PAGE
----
9. Songbook with guitar chords. I still wonder why I didn’t decide to put in my guitar too, which I couldn’t play anyway.
10. Bubi, my teddy bear which actually was a rabbit. Was I perhaps thinking of taking him too to my dinner parties?
Once collected my huge luggage, the smaller one (checked-in along with the other) my handbag and rucksack and after paying a visit to the toilet after more than 8 hours, I made it to the exit. Few metres away from the threshold, two policemen, who were friendly talking to each other apparently not paying attention to people around, stopped me (question to my American friends: does it count as being pulled over?)
There they were, two real American cops, just like the ones in movies! With their 44 Magnum in the holster (or, more generally, gun), the tear spray and truncheon on the other side of the belt. Their dark uniforms and their pointed-shape hat. Yes, the pointed-shape hat just like on TV! Once I had got over the surprise effect (given by their hats and not by being stopped in an airport, in NYC by two policemen), I realized that one of the two was actually trying to ask me something. He wants my passport, which I had just put back inside my rucksack, thinking that I was done for the day. I put down my luggage and I quickly look for my ID (better be quick before getting shot, they to these things, I saw it on TV) which I hand over to them. They both check it and then ask me where I am from. From Italy, you dumbass, it’s just there on my passport, think I, but obviously keep it for myself. I answer the obvious and they (apparently happy with my answer which coincides with what reported on my passport) hand the ID back to me. I’m about to take my luggage when one of the two (the black one probably, there is always a black cop. Or I should say Afro-American perhaps, to not risk getting shot) says:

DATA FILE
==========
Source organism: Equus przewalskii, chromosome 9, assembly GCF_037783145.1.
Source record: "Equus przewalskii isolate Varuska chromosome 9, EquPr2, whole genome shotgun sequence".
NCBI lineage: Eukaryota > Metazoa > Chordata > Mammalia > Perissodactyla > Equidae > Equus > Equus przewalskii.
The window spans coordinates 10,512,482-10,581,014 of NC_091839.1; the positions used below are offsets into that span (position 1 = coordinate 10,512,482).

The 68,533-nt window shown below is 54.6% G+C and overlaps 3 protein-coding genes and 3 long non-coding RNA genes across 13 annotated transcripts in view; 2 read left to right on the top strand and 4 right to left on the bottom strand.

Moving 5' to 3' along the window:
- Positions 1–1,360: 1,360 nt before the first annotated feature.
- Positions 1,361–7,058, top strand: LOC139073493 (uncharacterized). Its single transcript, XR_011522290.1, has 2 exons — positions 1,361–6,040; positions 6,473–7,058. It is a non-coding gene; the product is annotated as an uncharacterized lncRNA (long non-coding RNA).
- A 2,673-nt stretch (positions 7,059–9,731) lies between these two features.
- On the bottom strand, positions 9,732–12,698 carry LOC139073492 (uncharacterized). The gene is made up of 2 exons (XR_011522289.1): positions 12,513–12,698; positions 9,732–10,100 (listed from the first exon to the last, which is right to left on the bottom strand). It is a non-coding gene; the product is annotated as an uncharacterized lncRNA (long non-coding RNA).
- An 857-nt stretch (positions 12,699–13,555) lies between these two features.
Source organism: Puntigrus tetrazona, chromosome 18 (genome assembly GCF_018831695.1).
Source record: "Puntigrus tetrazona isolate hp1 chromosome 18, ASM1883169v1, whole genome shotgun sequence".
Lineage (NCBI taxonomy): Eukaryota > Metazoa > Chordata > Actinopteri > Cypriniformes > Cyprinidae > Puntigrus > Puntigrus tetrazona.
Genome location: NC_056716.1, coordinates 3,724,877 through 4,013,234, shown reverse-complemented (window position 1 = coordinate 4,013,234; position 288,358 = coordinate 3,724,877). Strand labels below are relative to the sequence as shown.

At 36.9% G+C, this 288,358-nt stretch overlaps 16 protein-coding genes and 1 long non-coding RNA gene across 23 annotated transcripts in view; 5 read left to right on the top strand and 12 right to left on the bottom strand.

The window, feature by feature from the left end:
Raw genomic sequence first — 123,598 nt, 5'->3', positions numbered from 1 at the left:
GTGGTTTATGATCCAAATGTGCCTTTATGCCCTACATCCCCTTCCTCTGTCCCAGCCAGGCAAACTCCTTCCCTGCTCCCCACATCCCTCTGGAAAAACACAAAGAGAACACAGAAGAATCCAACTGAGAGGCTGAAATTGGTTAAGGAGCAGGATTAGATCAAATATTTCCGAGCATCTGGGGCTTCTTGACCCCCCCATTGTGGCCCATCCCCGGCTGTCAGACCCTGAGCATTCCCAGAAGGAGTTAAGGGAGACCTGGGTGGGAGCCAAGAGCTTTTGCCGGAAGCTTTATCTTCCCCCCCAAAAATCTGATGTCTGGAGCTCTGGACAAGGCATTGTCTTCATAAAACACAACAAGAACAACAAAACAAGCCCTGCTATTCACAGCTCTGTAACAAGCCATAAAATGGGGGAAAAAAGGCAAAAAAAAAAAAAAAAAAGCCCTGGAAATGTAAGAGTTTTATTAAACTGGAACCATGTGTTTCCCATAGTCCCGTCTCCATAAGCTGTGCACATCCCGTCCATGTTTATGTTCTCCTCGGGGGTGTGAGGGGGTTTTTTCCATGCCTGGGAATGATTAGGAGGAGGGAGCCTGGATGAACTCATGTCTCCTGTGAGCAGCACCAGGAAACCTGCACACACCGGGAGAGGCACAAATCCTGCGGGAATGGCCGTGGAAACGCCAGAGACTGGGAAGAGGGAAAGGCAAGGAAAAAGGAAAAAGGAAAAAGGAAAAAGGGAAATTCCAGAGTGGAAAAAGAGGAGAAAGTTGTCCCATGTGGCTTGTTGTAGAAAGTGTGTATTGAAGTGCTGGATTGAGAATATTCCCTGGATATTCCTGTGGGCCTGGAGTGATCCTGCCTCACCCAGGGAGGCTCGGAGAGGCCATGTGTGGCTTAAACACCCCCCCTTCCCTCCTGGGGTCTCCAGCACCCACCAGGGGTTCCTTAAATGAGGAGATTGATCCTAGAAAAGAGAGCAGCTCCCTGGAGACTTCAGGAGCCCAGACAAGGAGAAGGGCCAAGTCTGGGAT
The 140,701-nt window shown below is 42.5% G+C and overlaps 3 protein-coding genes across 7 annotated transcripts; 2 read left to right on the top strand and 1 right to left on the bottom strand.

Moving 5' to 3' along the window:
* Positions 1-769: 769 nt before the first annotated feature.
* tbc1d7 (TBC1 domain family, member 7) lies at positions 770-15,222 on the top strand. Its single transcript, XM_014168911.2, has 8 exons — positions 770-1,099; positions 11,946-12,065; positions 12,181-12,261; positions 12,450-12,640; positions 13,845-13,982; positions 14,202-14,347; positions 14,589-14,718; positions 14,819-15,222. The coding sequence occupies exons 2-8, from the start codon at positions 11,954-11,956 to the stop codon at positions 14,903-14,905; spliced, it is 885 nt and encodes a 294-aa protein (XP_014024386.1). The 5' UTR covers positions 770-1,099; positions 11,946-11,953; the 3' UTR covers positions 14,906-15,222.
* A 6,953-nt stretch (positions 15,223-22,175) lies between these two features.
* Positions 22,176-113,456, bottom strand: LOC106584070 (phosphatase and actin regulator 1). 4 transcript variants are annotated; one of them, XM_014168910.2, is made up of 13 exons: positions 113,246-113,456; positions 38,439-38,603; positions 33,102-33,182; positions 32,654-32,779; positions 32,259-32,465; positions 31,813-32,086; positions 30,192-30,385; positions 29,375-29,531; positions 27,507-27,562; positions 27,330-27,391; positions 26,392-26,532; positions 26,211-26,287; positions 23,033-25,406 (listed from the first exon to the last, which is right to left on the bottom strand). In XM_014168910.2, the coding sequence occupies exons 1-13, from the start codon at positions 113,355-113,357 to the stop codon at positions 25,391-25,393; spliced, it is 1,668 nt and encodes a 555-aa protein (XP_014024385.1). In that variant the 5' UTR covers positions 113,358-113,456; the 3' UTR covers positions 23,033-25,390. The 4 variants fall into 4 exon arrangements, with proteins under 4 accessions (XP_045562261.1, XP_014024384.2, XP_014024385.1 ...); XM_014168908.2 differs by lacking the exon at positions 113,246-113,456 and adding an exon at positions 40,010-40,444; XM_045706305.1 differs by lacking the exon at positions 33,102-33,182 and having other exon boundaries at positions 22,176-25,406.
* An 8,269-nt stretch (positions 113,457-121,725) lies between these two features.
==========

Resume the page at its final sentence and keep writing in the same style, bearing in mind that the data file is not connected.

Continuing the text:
Afro-American guy: Your watch. Take it off.
Now, my English was already at a good scholastic level, of course, but the usage of modal verbs in a sentence spoken by a (Afro-American) cop with a New York accent was way too much for me. Thank god the guy was still staring at my wrist and I realize I heard the word “watch” somewhere in between the sentence, so I understand he is actually referring to my time-counter device on my wrist. I shyly reach out with my hand to facilitate a closer look for him, and he repeats “Take it off”. Just then, as sudden and unexpected as your mum’s key in the hole when you’re making out on the sofa, I get what he wants. He is asking a kickback. He wants me to bribe my watch for my freedom, for my right to walk as a free man on American soil. What if I don’t do what they want? Will they handcuff me like a criminal and get me into their black and white police car (just after I realized that NY police’s cars are white) and take me somewhere in an industrial area of New Jersey just to beat me up with their clubs which they will then use to sodomize me before finishing me with a bullet on the back of my skull, leaving my dead body with pants down in a canal, food for rats and seagulls.